In the latter case, you are out in the open for anybody to see including somebody who may be surveilling your for some reason. I think any court would find you have no expectation of privacy in this case. But, in the former case, your telephone call is contained in a third party computer somewhere. So let's take that this idea a bit further and say your neighbor is a suspected terrorist and is foreign to boot (you know he is foreign, you don't know he is a terrorist, however) and the CIA is surveilling him and sees you go into his house. Hmmmm, they say, "we better watch that guy (you) as well". So they start tracking who comes and goes from your house and the other houses you go to and they keep expanding the search, but only watching and keeping records of what they see. Would you consider that an invasion of your privacy as the CIA (probably the FBI now) attempts to find other terrorists in your neighbors cell? Would the courts? Remember, no warrants from a regular court or FISA are required to conduct this surveillance operation, just a lot of money.

As scary as that picture is (to me at least), my guess is most Americans would accept this as necessary in the War on Terror and no real loss of privacy. So, how is that different from what the NSA is doing with the telephone records, other than needing authorization from FISA to obtain the information from a private firm? I don't know that it is; what do you think?


THE LARGER QUESTION FOR ME is regarding actually listening to conversations, true wiretapping. Here the blurry line between foreign intelligence gathering by one set of government agencies and domestic intelligence gathering by another becomes critically important because of the 4th Amendment and the laws governing wiretapping.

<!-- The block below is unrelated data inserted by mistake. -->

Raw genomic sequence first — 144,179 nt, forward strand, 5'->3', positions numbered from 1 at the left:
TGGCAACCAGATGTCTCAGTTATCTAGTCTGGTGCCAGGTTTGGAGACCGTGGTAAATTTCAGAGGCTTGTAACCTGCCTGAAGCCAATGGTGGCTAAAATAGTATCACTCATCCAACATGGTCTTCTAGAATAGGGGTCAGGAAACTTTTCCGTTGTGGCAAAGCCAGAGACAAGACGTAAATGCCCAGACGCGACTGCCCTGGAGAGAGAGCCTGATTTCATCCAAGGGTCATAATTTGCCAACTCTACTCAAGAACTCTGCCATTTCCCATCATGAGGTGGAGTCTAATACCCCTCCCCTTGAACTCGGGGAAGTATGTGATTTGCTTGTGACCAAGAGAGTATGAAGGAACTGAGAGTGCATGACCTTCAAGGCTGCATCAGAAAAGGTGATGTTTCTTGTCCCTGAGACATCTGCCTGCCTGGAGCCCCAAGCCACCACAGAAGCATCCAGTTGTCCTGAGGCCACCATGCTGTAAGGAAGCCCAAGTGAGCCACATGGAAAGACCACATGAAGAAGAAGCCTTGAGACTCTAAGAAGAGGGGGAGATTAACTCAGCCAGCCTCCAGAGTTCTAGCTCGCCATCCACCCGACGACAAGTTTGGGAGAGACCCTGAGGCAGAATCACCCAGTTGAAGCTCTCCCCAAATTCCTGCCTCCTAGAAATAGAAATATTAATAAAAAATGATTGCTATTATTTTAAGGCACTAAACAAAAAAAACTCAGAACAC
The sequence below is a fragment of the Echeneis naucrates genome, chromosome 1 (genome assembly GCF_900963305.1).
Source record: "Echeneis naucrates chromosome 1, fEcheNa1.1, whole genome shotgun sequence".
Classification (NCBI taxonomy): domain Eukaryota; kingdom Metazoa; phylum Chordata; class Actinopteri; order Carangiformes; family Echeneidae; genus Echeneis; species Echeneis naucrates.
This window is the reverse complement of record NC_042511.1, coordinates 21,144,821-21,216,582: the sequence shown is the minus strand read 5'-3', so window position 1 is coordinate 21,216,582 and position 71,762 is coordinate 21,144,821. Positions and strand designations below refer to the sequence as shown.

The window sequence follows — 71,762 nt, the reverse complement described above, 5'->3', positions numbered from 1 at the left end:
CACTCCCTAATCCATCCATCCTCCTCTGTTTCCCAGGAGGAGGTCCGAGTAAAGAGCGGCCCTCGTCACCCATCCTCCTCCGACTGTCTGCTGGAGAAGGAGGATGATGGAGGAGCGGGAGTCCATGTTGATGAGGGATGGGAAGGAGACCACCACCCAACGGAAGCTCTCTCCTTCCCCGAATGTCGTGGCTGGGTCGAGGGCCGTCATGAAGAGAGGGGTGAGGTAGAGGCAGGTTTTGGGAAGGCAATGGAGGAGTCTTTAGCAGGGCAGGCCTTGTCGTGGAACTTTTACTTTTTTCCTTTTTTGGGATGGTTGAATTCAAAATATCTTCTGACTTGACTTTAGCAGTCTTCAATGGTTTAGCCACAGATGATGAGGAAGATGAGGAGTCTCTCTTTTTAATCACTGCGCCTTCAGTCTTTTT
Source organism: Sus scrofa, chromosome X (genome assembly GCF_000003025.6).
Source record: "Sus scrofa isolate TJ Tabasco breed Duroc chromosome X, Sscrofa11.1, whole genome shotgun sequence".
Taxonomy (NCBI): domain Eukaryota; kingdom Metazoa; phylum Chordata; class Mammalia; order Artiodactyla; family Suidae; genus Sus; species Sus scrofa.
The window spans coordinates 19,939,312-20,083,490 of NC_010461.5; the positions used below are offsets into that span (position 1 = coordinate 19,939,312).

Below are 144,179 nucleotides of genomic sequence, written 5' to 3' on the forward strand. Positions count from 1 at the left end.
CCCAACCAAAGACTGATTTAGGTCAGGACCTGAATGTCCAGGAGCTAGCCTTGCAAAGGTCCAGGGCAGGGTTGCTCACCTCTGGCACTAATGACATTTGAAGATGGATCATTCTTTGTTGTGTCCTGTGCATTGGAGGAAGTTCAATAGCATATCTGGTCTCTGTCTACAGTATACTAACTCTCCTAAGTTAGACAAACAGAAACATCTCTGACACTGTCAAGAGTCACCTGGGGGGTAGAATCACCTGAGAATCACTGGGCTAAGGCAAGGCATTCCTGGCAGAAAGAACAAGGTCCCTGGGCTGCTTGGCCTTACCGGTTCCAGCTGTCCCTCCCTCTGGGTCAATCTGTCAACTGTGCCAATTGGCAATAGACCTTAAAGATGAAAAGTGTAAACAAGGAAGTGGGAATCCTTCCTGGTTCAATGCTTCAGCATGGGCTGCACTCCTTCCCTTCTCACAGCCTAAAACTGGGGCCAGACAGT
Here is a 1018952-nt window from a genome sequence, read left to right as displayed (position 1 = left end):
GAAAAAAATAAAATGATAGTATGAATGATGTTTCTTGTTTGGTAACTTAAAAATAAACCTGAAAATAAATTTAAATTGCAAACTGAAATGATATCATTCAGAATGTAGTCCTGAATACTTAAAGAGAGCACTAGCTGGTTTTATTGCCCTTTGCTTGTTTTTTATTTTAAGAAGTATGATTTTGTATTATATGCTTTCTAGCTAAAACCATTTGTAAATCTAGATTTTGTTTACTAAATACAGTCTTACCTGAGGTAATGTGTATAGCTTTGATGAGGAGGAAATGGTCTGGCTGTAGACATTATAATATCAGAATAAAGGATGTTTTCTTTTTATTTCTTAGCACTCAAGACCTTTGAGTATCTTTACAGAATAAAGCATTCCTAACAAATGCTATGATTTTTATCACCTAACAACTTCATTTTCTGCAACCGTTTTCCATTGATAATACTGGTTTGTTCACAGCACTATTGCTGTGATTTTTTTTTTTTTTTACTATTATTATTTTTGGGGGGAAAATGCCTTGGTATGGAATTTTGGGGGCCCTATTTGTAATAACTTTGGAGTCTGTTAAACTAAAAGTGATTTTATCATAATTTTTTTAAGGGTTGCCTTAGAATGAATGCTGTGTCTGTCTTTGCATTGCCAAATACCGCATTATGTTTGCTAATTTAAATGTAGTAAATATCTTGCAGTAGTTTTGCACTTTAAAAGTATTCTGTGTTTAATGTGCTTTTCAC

The reason it is so gray is the FISA definition of a terrorist, a legitimate target of US foreign intel agencies like the CIA. According to FISA, the definition of an Agent of a Foreign Power is:

  • Anyone, whether a U.S. person or not, who engages in or prepares for acts of international terrorism or sabotage

Up until this bullet, most of the definitions omitted "a U.S. Person" or specially prohibited it. But this clause opens the door to domestic spying by the CIA, NSA, and other such organizations. The provision is that to conduct such operations, they must be approved by the FISA court, which consists of eleven judges appointed by the Chief Justice of the Supreme Court. Only one judge, however, hears a given application for surveillance and it is like a grand jury in that only the government's side is represented. The court may allow amici curiae, friend of the court, briefs, if it so chooses.

Like grand juries, the government has been very successful at winning its cases (getting surveillance warrants granted). According to a Wikipedia article, out of 33,897 cases heard from its inception in 1978 through the end of 2012, only eleven have been rejected, all but maybe one (in 2009) during the Bush administration. Based on a study by journalist Joshua Micah Marshall, the following results have been seen during the first five years of the Bush Administration. The remainder of the information comes from the Electronic Privacy Information Center.


1 request modified out of 1012 granted
2 requests modified out of 984 granted
2 requests modified out of 1228 granted
79 requests modified out of 1724 granted
94 requests modified out of 1758 granted
61 requests modified out of 2072 granted
73 requests modified out of 2176 granted
86 requests modified out of 2370 granted
2 requests modified out of 2083 granted
14 requests modified out of 1320 granted
0 requests modified out of 1579 granted
0 requests modified out of 1745 granted
40 requests modified out of 1855 granted
The 2005 - 2012 data is from the Electronic Privacy Information Center at